Religion establishes control by taking over your identity through shame. Shame is identity trauma, soul-wounding. Religious dogma and ritual often take over peoples’ lives, to the point where religion is all they do or talk about. They may look as if they have no life or personality apart from religion. Religion claims to help you find yourself by giving you a new identity and spiritual purpose. But in order to want a new identity, you must first believe there is something wrong with you. You suffer with a misplaced sense of self. The I that is my identity is isn’t good enough to stand on its own beauty; it needs to be redefined through the self-hood of someone “better” and less faulty, or even perfect. The idea of a perfect god is a great candidate.
Religion tells you that are bad; you are sinful just because you are human. You will only look to define yourself by someone or something else (religion) if you think there’s something wrong with you, if you’re insufficient, bad, sinful, or helpless. We all have an innate sense of imperfection, as we are only human and have faults, so religion takes advantage of this by saying our core identity, our “soul,” is tainted; we’re born faulty beyond human repair. The wound of shame cuts through the core of your soul’s DNA, splitting it right down the middle. The ghastly demon of shame effects spiritual control by creating powerlessness, or soul trauma. There’s a reason Christians confess themselves to be broken in worship songs and liturgy: they have been broken through shaming and experience their identity in terms of brokenness.
Believers confess, “I have been crucified with Christ; it is no longer I who live, but Christ lives in me” (Galatians 2:20). The identity is fully surrendered to the deity through the ritual of baptism, where the believer is said to die to herself and now lives only to god. In fact, the believer is only considered good (shaming) insomuch as she lives with a surrendered identity, as a shell of self with the spirit of god moving through her. The believer’s personality, life, family, and career–all of these only matter if they are surrendered to the identity and will of god. Thus, when someone leaves religion, their entire world often seems to fall apart, for the identity has become conflated with god, and subsequently lost. Religion is total identity system, and leaving it means an identity crisis.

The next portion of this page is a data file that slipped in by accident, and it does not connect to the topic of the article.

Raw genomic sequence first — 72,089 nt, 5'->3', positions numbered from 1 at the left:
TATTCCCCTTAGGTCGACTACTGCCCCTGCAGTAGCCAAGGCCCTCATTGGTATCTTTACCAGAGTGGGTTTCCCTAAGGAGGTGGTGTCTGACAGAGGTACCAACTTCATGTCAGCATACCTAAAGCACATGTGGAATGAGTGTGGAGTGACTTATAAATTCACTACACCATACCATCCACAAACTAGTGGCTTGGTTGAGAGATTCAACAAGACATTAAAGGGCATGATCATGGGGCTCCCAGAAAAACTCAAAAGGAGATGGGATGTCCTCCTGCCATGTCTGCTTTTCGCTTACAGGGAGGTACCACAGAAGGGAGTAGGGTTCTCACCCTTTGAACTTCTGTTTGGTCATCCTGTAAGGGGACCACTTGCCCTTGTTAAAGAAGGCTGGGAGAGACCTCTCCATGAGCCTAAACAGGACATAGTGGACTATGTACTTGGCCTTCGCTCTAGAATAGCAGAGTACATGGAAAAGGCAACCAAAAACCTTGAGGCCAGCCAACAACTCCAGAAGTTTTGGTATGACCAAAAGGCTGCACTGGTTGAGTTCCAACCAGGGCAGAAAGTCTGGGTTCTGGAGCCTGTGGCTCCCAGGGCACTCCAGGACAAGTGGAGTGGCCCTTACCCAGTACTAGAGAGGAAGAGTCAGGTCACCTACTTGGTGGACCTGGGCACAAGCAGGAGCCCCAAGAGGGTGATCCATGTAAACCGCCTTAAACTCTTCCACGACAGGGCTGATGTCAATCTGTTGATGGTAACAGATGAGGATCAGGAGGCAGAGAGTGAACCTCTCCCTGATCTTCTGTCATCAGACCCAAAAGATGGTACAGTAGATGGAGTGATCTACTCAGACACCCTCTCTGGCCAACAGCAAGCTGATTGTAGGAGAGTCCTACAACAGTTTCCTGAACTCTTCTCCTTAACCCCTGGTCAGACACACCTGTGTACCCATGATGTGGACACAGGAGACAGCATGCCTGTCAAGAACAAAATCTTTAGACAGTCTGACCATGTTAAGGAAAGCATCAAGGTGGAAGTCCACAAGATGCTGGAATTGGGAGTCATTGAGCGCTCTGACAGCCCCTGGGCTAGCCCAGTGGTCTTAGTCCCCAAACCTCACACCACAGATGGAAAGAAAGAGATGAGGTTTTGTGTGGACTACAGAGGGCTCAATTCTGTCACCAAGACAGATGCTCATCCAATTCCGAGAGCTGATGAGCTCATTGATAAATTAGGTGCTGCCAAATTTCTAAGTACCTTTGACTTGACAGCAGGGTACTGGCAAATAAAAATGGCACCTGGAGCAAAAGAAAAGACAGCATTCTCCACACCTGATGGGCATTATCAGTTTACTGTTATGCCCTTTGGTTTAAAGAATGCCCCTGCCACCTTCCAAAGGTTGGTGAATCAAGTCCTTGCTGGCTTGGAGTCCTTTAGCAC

In fundamentalism, everything must be given up to god, the egotist. An overemphasis on identity is really all about ego-games. Religion wounds your ego through shame and over-inflates it through spiritual elitism at the same time. This is total control. God is the ultimate egotist. The entire universe exists just to puff up his massive ego, to flatter him and bow down to him. In the same way, those who have been chosen by god see the whole universe as revolving around them. Believers become obsessed with building up god’s kingdom (ego-reign) and their own selves through amassing heavenly riches for themselves by condemning the godless, spreading the message of shame to the world, and participating in masochistic shaming rituals, then building themselves up again as a kind of superior god-race.
Religion claims to help you find yourself, to answer the existential question, “who am I?” It attempts to give you a purpose and new life. It helps you get over a broken sense of self by identifying with the perfection or claimed unconditional acceptance of god. You get to trade in your faulty self for the perfection and beauty of god, and participate in his infinite purpose. This is nothing more than ego-inflation, false sense of self, the pursuit of nothing. The soul is not to be found in pursuit of more ego.
We get over shame by getting over the identity, which is tying ourselves down to externals. If we define ourselves by what we do or don’t do, by our better aspects or lack, then we have no center. We will always be prone to manipulation and deceit if we are stuck in ego games. The soul, or connection to source, is about ego/identity transcendence. We transcend identity through understanding connection, that ultimately there is no separation. Connection to all that is, to the core of the self which has no imperfection and no wounding by definition, that is the essence of spirituality. This is also known as oneness. Through understanding connection, we can grasp at inspiration, and begin the lifelong process of breaking the bondage of the boundaries of separation that define the identity. We need an ego to exist, but that is not what defines us. By getting back to the center (soul/source), we find our inspiration, which is immune to trauma and shame, and which aligns us to healing. Because we are fundamentally whole.